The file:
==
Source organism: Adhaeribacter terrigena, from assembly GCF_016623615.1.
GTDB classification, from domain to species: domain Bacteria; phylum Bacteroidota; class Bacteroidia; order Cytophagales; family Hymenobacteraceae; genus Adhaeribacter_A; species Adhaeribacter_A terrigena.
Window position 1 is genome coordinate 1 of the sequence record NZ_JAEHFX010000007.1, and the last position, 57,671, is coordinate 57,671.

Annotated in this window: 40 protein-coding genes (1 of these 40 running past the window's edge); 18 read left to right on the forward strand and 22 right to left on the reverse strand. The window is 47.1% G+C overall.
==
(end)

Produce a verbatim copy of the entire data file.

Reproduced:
Source organism: Adhaeribacter terrigena, from assembly GCF_016623615.1.
GTDB classification, from domain to species: domain Bacteria; phylum Bacteroidota; class Bacteroidia; order Cytophagales; family Hymenobacteraceae; genus Adhaeribacter_A; species Adhaeribacter_A terrigena.
Window position 1 is genome coordinate 1 of the sequence record NZ_JAEHFX010000007.1, and the last position, 57,671, is coordinate 57,671.

Annotated in this window: 40 protein-coding genes (1 of these 40 running past the window's edge); 18 read left to right on the forward strand and 22 right to left on the reverse strand. The window is 47.1% G+C overall.